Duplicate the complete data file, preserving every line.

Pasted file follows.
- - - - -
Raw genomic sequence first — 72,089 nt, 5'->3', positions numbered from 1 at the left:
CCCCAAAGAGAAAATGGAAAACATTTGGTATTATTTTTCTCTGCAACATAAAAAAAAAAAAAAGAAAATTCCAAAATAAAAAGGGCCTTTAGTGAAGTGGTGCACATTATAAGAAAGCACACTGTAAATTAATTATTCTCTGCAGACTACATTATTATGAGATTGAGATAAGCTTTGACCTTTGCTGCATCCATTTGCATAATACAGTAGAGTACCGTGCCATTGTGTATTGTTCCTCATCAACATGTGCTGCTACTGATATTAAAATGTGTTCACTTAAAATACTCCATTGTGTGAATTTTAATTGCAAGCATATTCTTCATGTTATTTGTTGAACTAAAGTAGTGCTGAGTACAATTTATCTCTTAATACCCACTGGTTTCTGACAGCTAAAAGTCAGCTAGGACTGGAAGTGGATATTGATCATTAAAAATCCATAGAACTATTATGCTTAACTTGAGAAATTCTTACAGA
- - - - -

Raw genomic sequence first — 72,089 nt, 5'->3', positions numbered from 1 at the left:
CCCCAAAGAGAAAATGGAAAACATTTGGTATTATTTTTCTCTGCAACATAAAAAAAAAAAAAAGAAAATTCCAAAATAAAAAGGGCCTTTAGTGAAGTGGTGCACATTATAAGAAAGCACACTGTAAATTAATTATTCTCTGCAGACTACATTATTATGAGATTGAGATAAGCTTTGACCTTTGCTGCATCCATTTGCATAATACAGTAGAGTACCGTGCCATTGTGTATTGTTCCTCATCAACATGTGCTGCTACTGATATTAAAATGTGTTCACTTAAAATACTCCATTGTGTGAATTTTAATTGCAAGCATATTCTTCATGTTATTTGTTGAACTAAAGTAGTGCTGAGTACAATTTATCTCTTAATACCCACTGGTTTCTGACAGCTAAAAGTCAGCTAGGACTGGAAGTGGATATTGATCATTAAAAATCCATAGAACTATTATGCTTAACTTGAGAAATTCTTACAGA